Mouse Arm

Mouse Arm

Pain, tingling, burning, and a stiff wrist: these are all symptoms of mouse arm syndrome. It occurs when constant repetitive movements are performed over a long period of time. This leads to tiny injuries (microtraumas) that add up over time to form a syndrome that can significantly restrict those affected. If diagnosed early, there are good prospects of recovery– but when the mouse arm becomes chronic, recovery is often difficult.

Mouse Arm Symptoms - Early detection is important


In the early stages, the symptoms of mouse arm or mouse hand start to become noticeable, especially after prolonged stress. The constant repetitive movements that cause the syndrome is why it is also know as RSI Syndrome (Repetitive Strain Injury Syndrome). Hours of typing or clicking at work, playing PC games, or long sessions on a tablet or smartphone will result in pain, tingling, or discomfort in your hand and forearm. The symptoms subside quickly if you give your hand a break - and this is often the reason thats some individuals do not explore the pain further or seek medical advice.

If you ignore mouse arm in the early stages, it can quickly worsen. The symptoms will begin to appear more frequently and can last longer. When the symptoms become more prevalent it is necessary to go to the doctor to prevent mouse arm from becoming chronic.


In the chronic late stage, the symptoms will also appear during periods of rest or under minor stress. This can make work and even simple daily tasks extremely difficult. Breaks of several weeks become necessary for the symptoms to subside - but they will quickly reappear when the activity that triggered them is resumed.


What are the causes of mouse arm?


Two important factors are involved in the development of mouse arm: microtraumas, i.e. small injuries that lead to permanent damage if repeated many times, and learning processes in the pain memory. The injuries are caused by a combination of incorrect posture and constant repetition of the same movements. This leads to muscle tension, circulatory disorders and overloading of tendons and connective tissue structures. This eventually leads to localized swelling, a reduced supply of oxygen and nutrients to the cells, and local inflammation.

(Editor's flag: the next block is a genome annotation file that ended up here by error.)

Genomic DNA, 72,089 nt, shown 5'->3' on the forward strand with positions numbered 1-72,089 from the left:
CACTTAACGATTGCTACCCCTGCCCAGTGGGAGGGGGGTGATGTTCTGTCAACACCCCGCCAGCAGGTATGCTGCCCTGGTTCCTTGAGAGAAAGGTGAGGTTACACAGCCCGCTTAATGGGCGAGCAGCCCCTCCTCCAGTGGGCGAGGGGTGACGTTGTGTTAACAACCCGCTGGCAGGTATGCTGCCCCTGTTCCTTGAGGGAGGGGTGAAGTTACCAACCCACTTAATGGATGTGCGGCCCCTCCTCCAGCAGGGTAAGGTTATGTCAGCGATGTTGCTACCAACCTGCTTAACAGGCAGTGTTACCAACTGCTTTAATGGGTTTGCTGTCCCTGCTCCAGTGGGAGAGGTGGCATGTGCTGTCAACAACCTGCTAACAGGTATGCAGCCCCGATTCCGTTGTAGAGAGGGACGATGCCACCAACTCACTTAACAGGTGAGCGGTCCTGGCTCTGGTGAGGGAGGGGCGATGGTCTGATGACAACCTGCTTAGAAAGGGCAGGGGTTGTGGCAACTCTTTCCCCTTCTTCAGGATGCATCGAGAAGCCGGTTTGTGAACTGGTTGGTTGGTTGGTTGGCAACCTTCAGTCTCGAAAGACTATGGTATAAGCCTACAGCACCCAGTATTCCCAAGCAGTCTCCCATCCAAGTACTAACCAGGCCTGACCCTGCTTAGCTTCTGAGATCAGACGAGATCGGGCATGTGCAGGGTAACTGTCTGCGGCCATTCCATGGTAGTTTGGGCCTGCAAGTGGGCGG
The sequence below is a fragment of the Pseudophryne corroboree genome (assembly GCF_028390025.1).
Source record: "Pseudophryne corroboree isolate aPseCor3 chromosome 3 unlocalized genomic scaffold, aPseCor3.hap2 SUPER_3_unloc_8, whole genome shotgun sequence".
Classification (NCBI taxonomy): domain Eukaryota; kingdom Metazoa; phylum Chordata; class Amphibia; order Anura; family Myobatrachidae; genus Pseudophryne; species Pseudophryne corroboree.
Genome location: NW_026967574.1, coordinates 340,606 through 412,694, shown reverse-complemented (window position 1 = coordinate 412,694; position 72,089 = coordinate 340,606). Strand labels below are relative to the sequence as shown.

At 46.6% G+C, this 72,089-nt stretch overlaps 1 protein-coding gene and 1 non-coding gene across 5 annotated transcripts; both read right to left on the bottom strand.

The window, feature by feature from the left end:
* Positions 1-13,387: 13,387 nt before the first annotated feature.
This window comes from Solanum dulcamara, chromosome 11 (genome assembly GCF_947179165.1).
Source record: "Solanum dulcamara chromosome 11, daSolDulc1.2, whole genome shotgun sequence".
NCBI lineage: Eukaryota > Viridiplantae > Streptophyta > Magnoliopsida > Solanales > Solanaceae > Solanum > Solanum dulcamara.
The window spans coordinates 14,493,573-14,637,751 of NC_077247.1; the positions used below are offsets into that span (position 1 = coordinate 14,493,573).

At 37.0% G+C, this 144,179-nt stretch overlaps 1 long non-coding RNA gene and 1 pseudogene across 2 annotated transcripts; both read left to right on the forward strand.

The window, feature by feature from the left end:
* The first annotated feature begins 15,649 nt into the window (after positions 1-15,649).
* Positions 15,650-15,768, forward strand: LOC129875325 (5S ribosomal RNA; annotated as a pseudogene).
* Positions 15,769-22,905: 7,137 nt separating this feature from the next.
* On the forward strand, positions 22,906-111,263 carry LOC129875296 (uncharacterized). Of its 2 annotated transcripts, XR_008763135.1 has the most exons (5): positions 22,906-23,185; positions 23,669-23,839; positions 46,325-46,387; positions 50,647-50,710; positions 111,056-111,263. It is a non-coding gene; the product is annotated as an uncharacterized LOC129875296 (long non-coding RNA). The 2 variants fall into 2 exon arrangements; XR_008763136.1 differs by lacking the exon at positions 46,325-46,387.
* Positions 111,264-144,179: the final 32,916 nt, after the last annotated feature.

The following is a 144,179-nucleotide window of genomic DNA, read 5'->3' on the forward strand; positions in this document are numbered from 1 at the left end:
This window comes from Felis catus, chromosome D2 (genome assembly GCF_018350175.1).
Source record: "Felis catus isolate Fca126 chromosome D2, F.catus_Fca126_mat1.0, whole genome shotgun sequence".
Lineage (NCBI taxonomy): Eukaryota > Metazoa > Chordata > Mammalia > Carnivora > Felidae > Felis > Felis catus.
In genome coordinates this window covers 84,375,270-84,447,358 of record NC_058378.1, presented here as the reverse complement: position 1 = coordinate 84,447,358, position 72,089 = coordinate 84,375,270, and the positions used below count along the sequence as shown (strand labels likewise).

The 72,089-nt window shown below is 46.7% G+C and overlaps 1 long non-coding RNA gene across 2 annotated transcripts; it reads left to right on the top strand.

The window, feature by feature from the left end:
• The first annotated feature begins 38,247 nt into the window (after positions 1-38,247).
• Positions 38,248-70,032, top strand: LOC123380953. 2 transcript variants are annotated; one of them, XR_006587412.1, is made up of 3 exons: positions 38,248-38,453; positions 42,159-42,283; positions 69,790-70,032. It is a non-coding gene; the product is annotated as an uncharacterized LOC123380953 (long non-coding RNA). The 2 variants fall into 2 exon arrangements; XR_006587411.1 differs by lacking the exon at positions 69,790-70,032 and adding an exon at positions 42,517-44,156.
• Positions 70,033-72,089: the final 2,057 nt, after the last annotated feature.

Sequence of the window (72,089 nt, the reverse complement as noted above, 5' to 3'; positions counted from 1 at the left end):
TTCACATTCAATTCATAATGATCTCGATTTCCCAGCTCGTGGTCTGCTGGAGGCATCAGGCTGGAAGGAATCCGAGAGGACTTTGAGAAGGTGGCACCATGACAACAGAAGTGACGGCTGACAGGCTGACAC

These changes initially go unnoticed or are only noticeable as a discomfort or tingling. Pain only occurs as the damage progresses. If no countermeasures are taken, it becomes chronic. During this phase, the brain learns that certain activities cause pain. The "learning success" is reinforced by constant repetition. In this way, the pain memory memorizes a connection between the activity and the pain. This is exactly where experts suspect the reason why the symptoms return very quickly even after longer breaks from physical activity.


    How to prevent mouse arm?

    Very often, the cause of a mouse arm is the lack of ergonomics at the workplace: Poor sitting posture, a chair that is too high or too low and a lack of wrist support on the mouse pad and keyboard. In addition, there are often unfavorable movement sequences and joint positions (constrained postures) that overstrain the joints, muscles and tendons.


    It is therefore crucial to take a close look at your own workplace and also to observe yourself. With a straight, comfortable sitting posture with relaxed shoulders, a neutral position of the wrists (not bent or bent to the side) and an ergonomic keyboard and mouse, you can significantly reduce the risk of mouse arm. The chair, monitor and work surface should also be checked for the recommended heights and distances for your height.

    Diagnosing mouse arm - which therapy helps?

    An ergonomic redesign of the workplace is never a bad idea. It is best to consult your employer so that he can make adjustments if necessary. When mouse arm is diagnosed, the symptoms are usually very advanced. Adjusting your own working environment alone is therefore usually not enough. Depending on the severity, type and duration of the symptoms, the doctor can then prescribe or initiate the following forms of therapy:

    • Short-term administration of painkillers (analgesics) and anti-inflammatory drugs
    • Temporary immobilisation of the hand or forearm with a mouse arm bandage or orthosis
    • Heat or cold treatments
    • Alternating (warm/cold) baths of the affected hand
    • Learning a relaxation technique such as progressive muscle relaxation (PMR)
    • Physiotherapy and ergonomic movement training
    • Accompanying psychotherapy to support pain memory relearning


    The treatment of mouse arm […] is generally supported by accompanying measures that also serve to prevent and prevent the recurrence of symptoms

     -Prof. Dr. Wolfgang Menke, orthopedist and sports physician


    How can a brace support the treatment of mouse arm? 


    When treating mouse arm, it is important to reduce nociceptive stimuli and adverse stress on the damaged or irritated tissue.


    In the case of severe complaints, wearing a wrist orthosis such as the ManuLoc is often advisable, as it provides the necessary immobilization. If the mouse arm primarily manifests itself as an irritation, a brace like the ManuTrain is a good choice. The brace has a pain-relieving effect, especially during movement, thanks to the medical compression of the knit. It also offers a massage effect that promotes blood circulation and regeneration. This can prevent the constant activation of the pain memory.

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